Many popular video games offer loot boxes that, when opened, give the player one or more randomly-generated items meant to enhance a player’s experience. Possibly because loot boxes can be bought with real money and have variable ratio reward structures, some researchers have observed that people who have engaged more with loot box mechanics are more likely to report problem gambling symptoms. Some countries are exploring regulating loot boxes like gambling. However, it is an open question whether the association with problem gambling is stronger or weaker depending on players’ engagement with different loot box features. This week, the WAGER reviews a study by David Zendle and colleagues that examined different features of loot boxes and their associations with problems with gambling.
What was the research question?
Does engagement with certain features of loot boxes strengthen or weaken the association between loot box engagement and problem gambling?
What did the researchers do?
Zendle and his colleagues conducted an online survey on spending habits in games via Amazon Mechanical Turk. They used the data from the first 1,200 respondents who: (1) had opened a loot box in the previous month, (2) responded to repeated questions with consistent answers1, and (3) listed a recognizable game when asked about which game had the loot boxes they had opened. The survey included the items from the Problem Gambling Severity Index (PGSI), questions about in-game options around the loot boxes (e.g., options to purchase loot boxes with cash, ability to sell loot box items to other players), and questions about respondents’ use of these options. They used moderation analysis to study if players’ engagement with various loot box features strengthened or weakened the link between loot box engagement and problem gambling severity. We review selected findings here.
What did the researchers find?
Zendle and his colleagues observed a positive association between loot box spending and problem gambling severity. The association was stronger when players played games in which they could trade loot box items with other players, sell items for cash (either within the game or outside of the game), or use in-game currency to purchase loot boxes. The strength of this association did not change depending on whether the players played games that (1) offered loot box items that made the player stronger or more competitive, (2) offered exclusive items that could only be acquired via loot boxes, or (3) featured “crate-and-key” mechanics where the loot boxes and keys to open them were separate in-game items. Contrary to the researchers’ expectations, the more money a player earned from selling loot box items, the lower the self-reported problem gambling severity (see Figure).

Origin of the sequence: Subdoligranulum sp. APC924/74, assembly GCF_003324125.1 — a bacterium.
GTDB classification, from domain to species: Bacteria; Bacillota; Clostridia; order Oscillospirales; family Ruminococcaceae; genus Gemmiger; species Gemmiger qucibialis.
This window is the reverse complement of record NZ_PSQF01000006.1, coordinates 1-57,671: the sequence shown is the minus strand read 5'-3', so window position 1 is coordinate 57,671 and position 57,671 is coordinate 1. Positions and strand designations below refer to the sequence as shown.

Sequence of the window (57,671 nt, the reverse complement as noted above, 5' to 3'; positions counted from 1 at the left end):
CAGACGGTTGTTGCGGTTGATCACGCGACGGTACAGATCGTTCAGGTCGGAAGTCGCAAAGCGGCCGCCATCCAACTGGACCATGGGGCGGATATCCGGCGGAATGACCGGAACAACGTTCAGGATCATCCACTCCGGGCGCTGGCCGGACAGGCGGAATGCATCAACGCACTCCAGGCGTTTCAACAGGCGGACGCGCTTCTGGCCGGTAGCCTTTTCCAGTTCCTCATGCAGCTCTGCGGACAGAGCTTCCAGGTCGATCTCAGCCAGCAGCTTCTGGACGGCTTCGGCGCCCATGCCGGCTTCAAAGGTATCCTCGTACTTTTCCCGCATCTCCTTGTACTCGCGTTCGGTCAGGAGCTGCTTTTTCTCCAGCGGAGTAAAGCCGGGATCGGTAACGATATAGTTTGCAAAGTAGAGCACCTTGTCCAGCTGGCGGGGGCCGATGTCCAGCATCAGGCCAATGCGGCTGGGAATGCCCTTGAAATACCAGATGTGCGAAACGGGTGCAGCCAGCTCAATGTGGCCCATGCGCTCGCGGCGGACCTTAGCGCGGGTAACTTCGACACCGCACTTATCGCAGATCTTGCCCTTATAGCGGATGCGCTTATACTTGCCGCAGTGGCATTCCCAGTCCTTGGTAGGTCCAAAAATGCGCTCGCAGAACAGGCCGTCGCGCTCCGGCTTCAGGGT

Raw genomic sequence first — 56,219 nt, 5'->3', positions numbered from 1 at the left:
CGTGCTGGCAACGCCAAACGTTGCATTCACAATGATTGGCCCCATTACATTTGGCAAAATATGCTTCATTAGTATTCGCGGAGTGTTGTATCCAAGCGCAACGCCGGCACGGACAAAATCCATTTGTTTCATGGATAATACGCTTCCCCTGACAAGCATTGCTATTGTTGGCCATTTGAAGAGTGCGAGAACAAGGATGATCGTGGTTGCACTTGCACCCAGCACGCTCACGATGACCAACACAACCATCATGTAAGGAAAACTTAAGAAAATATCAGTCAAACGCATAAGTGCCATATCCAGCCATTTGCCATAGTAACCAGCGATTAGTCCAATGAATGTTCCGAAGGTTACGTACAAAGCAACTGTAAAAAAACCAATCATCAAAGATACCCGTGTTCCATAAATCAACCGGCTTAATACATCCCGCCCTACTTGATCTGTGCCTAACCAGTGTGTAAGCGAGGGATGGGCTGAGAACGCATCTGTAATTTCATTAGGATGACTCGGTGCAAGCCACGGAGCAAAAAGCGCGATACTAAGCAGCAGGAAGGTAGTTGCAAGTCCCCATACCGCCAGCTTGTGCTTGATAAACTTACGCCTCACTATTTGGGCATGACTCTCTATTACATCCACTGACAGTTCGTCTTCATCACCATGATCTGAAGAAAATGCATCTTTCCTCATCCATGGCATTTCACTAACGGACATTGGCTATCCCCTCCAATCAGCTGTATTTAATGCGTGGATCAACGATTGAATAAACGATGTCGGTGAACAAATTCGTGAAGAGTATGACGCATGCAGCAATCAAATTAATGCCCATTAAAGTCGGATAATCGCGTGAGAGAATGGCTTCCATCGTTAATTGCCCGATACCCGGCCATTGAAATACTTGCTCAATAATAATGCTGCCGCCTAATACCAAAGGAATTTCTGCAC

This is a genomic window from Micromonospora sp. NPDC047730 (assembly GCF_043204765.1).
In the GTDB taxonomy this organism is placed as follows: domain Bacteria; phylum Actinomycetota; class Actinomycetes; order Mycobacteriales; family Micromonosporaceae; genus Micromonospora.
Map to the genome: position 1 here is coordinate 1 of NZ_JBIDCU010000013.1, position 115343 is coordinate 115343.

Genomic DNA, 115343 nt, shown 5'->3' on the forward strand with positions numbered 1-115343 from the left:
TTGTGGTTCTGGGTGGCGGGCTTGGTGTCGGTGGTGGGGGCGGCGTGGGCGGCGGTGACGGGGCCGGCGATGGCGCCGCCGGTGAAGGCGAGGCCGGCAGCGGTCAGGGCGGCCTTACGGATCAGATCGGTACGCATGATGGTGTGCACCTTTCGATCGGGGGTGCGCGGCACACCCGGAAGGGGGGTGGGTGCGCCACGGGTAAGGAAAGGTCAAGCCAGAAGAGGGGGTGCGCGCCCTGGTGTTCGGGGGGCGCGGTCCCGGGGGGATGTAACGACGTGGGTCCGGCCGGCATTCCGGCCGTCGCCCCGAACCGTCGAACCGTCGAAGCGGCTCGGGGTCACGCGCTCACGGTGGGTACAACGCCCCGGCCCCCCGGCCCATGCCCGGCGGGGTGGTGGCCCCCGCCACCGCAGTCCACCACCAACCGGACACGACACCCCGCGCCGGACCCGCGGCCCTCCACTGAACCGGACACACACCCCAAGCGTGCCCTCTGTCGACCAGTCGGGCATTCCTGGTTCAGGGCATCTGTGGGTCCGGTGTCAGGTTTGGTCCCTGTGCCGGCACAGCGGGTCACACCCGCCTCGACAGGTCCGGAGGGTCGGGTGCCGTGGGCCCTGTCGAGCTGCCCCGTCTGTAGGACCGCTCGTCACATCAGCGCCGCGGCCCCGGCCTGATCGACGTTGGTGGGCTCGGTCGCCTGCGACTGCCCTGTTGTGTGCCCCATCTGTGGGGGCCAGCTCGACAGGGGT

Figure. Loot box game features that increased (red), had no significant effect (grey) and decreased (blue) the association between loot box engagement and risks of problems with gambling. Click image to enlarge.
Why do these findings matter?
Loot boxes and the games that include them each have their own rules. It is similar to the way there is a wide variety of gambling games and formats. Some games and loot box mechanics might appeal more to those more at risk for problems with gambling, as other researchers have suggested. In this study, the association between loot box engagement and risk of problems with gambling was stronger when the loot boxes’ rewards could be more easily tied to money and monetary value. It is interesting that the amount earned selling loot box items was negatively associated with risk of problems with gambling. Perhaps those who made a lot of money were treating their time in the item marketplace as a business, similar to how some people buy and sell other game collectibles, such as Pokemon cards.
Every study has limitations. What are the limitations in this study?
The participants self-reported on their own loot box engagement, so recall bias may be an issue. Additionally, there are game mechanics that could be considered loot boxes that some players might not identify as such. For example, digital collectible card games such as Hearthstone and Magic: The Gathering Arena offer packs of random cards that players add to their collection/player account. These are essentially loot boxes, but players of these games generally don’t use the term. Players of these games might have unnecessarily excluded themselves from the study.
For more information:
David Zendle was a panelist in a discussion called “Gaming-gambling convergence II: Loot boxes.” It was part of the Technology, Risk and Gambling seminar series, and it can be found on YouTube.
Do you think you or someone you know has a gambling problem? Visit the National Council on Problem Gambling for screening tools and resources. For additional resources, including gambling and self-help tools, please visit The BASIS Addiction Resources page.
-- Matthew Tom, PhD
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